We set the skiff off and crossed into one of Kenai River islands. Mike played his role of experienced fisherman coaching us how to select the bites for fly-fishing. I must confess I was completely distracted, captured by the nature’s beauty: salmons of all sizes wondering around, wild ducks flying upstream, abundant fresh all green mountain nature surrounding us, while on the other side of the river we had a serious competitor, a grizzly bear jumping and grabbing as many salmon as he could.

Somehow I feel I missed the lesson, or perhaps I just forgot all the flying-fishing techniques explained to me by Mike. I felt there was so much going on, just in front of my eyes, that I couldn't miss. It was like a live National Geographic moment! I just wanted to look at everything and feel it.

JP on the other hand was very focused. He was hooked into the flying fishing from the first tries. He was pretty talented for a beginner or maybe it was too easy to fish with plenty of salmon in the river 🙂 nonetheless he got a dolly trout and a red salmon from his first tries. JP was excited like a child, listening carefully to Mike, mimicking all he would do.

That day we learned more than we expected. It was a live biology masterclass passing through in front of our eyes.

Since it was the end of the season there was a lot of dead salmon by the side of the river. Some were alive yet very tired, swimming slowly on the shallow waters, awaiting their moment to pass. I was wondering why was this happening and was somehow heartbroken seeing all that. Then, from Mike I learned the salmon lifecycle.

They are born on the river, way up in the mountains, close to the spring source. Once they are born they fight their way into the ocean escaping from a multitude of predators until reaching the deep blue waters. There, in the ocean they will grow on the proper environment to develop for about 3 to 4 years. When they reach maturity they return to the very same river they were born in to leave their eggs, and reproduce. Imagine, they swim up the river against the current, jumping rapids, escaping from fishermen and predators such as the Grizzly bear. They make a huge effort to swim upstream against all odds for the ultimate goal of reproduction. Once they reach this goal, they die on the same river they were born. Their life is relatively simple. After the effort necessary to multiply the species, once they reached their lifetime mission of perpetuation, they sacrifice themselves dying naturally. From red they turn white, decomposing slowly and becoming nutrients for the soil and food for other animals.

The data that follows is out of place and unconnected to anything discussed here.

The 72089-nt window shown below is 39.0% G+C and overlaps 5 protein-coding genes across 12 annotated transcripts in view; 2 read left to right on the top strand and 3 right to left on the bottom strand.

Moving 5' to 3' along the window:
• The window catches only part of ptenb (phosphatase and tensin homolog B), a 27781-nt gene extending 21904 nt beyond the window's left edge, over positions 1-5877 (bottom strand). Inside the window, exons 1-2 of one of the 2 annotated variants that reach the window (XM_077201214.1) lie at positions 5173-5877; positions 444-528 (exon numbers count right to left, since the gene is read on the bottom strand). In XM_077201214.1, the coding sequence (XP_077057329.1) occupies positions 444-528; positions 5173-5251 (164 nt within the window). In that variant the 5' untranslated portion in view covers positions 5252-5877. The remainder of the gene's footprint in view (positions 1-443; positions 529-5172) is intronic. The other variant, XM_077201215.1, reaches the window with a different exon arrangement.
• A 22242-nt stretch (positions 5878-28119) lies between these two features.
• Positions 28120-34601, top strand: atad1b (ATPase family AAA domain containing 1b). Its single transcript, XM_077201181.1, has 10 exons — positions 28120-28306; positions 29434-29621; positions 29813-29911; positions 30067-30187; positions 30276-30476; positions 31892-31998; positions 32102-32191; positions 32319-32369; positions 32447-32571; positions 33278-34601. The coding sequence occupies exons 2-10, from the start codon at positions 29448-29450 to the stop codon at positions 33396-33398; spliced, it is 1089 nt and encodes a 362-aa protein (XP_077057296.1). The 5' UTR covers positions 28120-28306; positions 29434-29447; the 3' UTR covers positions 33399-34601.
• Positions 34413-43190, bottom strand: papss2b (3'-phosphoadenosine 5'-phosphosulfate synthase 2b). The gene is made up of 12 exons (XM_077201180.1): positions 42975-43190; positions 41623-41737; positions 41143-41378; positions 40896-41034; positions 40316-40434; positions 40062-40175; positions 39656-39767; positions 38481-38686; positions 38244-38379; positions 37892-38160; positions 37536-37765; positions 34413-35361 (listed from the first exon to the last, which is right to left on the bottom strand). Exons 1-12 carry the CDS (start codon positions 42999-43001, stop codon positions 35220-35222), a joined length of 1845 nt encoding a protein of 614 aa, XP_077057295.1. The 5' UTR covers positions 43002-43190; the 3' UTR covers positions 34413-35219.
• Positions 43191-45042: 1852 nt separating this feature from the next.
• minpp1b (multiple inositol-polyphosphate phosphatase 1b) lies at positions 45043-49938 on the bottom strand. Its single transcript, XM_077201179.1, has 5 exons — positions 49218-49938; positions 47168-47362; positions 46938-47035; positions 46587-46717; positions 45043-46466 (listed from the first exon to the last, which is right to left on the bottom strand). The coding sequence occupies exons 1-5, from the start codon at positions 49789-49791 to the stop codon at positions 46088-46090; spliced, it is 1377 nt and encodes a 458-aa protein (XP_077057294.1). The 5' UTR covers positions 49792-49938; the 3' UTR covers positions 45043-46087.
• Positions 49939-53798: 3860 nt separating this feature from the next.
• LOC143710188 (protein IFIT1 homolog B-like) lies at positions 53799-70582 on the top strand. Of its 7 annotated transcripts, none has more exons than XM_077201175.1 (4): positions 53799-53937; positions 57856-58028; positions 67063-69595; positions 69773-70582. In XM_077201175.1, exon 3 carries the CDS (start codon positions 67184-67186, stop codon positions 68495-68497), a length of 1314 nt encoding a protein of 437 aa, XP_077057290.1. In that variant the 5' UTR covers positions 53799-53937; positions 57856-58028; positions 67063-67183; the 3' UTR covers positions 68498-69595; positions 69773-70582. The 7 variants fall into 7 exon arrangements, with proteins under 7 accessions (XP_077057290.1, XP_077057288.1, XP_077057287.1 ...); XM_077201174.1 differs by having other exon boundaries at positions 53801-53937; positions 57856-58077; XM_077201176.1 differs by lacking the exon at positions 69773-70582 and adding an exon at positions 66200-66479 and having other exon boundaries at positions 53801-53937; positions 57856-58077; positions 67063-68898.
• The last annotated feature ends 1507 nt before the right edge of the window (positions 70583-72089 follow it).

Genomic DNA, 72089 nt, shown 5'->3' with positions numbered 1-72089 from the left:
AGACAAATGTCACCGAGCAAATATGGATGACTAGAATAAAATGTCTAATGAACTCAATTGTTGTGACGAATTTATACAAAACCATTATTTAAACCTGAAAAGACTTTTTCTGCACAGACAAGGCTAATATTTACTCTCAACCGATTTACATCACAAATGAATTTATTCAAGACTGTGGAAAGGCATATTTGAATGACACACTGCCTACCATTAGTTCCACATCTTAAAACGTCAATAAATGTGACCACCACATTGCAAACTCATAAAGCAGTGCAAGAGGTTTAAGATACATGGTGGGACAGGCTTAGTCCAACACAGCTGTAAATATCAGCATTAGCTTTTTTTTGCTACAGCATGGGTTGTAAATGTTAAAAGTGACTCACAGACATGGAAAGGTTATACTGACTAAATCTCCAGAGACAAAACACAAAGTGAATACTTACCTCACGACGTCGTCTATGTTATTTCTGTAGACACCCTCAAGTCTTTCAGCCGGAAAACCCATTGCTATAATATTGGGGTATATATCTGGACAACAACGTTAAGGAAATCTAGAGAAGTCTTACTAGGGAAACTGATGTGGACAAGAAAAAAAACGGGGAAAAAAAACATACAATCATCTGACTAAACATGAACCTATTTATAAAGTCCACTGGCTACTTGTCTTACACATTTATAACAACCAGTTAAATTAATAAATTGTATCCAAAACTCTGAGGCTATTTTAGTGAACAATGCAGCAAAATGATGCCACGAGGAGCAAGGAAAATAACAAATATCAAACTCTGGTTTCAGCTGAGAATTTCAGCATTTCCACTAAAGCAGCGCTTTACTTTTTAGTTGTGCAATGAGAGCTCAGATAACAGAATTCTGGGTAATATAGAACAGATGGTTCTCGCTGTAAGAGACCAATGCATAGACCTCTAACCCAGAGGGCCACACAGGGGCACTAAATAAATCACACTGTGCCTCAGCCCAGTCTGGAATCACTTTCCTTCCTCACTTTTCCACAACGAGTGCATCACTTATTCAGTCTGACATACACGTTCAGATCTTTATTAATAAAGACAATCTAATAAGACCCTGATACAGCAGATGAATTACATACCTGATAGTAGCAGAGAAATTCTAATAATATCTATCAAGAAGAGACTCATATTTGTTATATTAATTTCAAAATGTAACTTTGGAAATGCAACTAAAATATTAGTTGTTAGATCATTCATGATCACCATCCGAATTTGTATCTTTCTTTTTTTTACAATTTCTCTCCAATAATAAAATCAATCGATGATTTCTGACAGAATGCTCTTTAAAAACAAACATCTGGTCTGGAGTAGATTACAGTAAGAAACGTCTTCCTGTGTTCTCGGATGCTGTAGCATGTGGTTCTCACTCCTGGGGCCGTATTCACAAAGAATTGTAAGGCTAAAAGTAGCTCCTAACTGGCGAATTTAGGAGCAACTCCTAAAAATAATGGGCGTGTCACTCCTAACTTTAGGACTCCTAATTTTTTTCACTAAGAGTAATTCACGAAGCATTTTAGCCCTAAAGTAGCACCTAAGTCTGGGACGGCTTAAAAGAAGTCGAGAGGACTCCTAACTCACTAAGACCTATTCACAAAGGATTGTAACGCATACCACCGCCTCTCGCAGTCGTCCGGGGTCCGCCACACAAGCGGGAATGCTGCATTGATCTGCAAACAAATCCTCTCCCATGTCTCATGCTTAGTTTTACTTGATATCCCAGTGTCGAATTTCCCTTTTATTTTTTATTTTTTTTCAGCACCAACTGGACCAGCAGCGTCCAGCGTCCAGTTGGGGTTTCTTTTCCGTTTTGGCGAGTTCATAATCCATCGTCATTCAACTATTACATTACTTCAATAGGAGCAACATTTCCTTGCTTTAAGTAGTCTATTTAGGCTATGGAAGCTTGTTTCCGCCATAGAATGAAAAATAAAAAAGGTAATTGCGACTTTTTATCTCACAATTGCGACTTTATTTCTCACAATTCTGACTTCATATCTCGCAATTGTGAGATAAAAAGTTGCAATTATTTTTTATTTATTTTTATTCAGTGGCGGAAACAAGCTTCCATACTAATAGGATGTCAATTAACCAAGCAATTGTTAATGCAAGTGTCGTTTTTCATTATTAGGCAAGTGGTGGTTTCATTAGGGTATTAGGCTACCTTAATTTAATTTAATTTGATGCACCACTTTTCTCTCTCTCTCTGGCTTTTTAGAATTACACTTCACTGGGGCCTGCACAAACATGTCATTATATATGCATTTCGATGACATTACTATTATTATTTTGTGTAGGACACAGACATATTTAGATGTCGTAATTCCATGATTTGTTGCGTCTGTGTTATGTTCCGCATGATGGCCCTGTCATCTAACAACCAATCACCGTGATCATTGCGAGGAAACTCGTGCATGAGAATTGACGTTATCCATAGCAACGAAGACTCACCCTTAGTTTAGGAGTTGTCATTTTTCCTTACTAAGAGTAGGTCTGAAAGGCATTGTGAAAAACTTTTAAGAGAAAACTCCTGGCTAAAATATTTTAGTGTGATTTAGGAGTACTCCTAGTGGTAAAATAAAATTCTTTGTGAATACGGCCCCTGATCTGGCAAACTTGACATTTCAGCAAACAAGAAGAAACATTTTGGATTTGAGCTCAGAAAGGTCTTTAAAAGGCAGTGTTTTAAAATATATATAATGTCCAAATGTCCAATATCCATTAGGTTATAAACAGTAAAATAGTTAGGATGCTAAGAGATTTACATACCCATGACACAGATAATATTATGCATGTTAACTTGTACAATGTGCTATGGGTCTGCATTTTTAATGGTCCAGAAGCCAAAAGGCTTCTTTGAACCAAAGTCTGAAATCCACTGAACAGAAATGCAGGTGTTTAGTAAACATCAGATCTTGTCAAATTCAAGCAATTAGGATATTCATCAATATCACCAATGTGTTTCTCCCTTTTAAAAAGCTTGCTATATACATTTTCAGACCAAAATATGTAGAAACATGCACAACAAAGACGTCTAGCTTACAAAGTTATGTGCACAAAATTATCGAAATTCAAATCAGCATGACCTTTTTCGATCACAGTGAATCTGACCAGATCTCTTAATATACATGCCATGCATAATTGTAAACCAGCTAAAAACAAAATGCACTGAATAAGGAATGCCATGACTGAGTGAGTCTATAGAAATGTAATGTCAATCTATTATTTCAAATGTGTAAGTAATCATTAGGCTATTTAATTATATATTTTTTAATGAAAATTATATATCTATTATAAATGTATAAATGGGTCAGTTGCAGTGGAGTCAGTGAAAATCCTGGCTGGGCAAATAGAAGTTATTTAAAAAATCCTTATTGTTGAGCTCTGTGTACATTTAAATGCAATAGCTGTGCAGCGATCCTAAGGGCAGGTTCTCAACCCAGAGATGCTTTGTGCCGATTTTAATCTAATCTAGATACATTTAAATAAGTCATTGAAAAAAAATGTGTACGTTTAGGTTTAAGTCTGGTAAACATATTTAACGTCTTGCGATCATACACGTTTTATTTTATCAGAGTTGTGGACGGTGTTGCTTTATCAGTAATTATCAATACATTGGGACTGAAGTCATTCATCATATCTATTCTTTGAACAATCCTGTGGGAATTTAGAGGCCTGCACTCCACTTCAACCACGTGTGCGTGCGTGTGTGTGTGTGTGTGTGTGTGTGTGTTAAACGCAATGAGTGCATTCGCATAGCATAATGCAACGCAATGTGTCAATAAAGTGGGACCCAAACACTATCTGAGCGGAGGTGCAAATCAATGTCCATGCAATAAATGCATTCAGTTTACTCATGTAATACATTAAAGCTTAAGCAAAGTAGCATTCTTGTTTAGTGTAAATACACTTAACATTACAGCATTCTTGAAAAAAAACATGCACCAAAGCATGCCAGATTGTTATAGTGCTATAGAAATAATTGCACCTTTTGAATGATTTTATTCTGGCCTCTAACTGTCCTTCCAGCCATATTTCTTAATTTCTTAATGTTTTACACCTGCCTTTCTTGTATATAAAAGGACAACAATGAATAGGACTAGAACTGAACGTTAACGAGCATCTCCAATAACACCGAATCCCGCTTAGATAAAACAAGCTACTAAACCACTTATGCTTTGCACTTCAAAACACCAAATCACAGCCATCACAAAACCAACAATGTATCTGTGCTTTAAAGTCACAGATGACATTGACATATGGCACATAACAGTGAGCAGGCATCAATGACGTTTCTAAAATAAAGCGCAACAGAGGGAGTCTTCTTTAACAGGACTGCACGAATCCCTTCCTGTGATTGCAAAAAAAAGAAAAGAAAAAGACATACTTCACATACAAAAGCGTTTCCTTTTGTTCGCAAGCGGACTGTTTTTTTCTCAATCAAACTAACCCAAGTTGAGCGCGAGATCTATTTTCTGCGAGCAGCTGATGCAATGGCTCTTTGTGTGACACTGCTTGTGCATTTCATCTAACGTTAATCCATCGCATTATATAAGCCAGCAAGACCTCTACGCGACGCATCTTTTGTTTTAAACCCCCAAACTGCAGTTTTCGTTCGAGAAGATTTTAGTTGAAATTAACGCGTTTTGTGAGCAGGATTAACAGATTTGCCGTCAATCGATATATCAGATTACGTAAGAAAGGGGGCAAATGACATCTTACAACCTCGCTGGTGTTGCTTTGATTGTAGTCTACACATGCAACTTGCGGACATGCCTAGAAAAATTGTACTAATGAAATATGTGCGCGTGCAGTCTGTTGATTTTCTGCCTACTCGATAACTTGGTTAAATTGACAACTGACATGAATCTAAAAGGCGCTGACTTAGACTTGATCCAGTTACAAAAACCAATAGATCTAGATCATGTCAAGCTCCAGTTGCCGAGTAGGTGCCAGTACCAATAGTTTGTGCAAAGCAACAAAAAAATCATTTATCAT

We watched so many salmon turning red, then white, and decomposing in front of our eyes. It was my first time seeing it happening. It was dramatic, but it was also natural, the way it has always been. It moved me and somehow gave me a life lesson. They accept naturally their mission, their cycle of existence, giving their ultimate breath for the goal of reproduction. Once accomplished they reintegrate into the nature completing the cycle.

Absorbed by the salmon’s life story, we were enjoying a smooth sail down the river, observing the nature and the mighty bold eagle on top of a pine trees overlooking the valley.

Without realizing, time flew and it was already 6pm when we decided to get the skiff out of the water. Our day wasn’t finished yet, we went for a short hike to see the Kenai river from the top. This was one of Mike’s secret spots. The trail was full of bear poo. It looked like the bear had a feast of salmon and berries :))) Fearing the bear encounter and putting extra efforts at the end of the day to reach this peak, we were rewarded. We had a memorable view of the Kenai River, a memory we will carry with us forever. 

Salmon fishing with Mike was priceless for us. We made a good friend and had a tremendous experience. We were greeted by a generous person with the best of the Alaskan hospitality, had a unique fishing experience, a masterclass of fly-fishing from a patient and experienced fishermen and lived the magic of this nature. I felt closer to my childhood and father than never on this road trip. Thank you Mike!

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About the author: Ioana Marins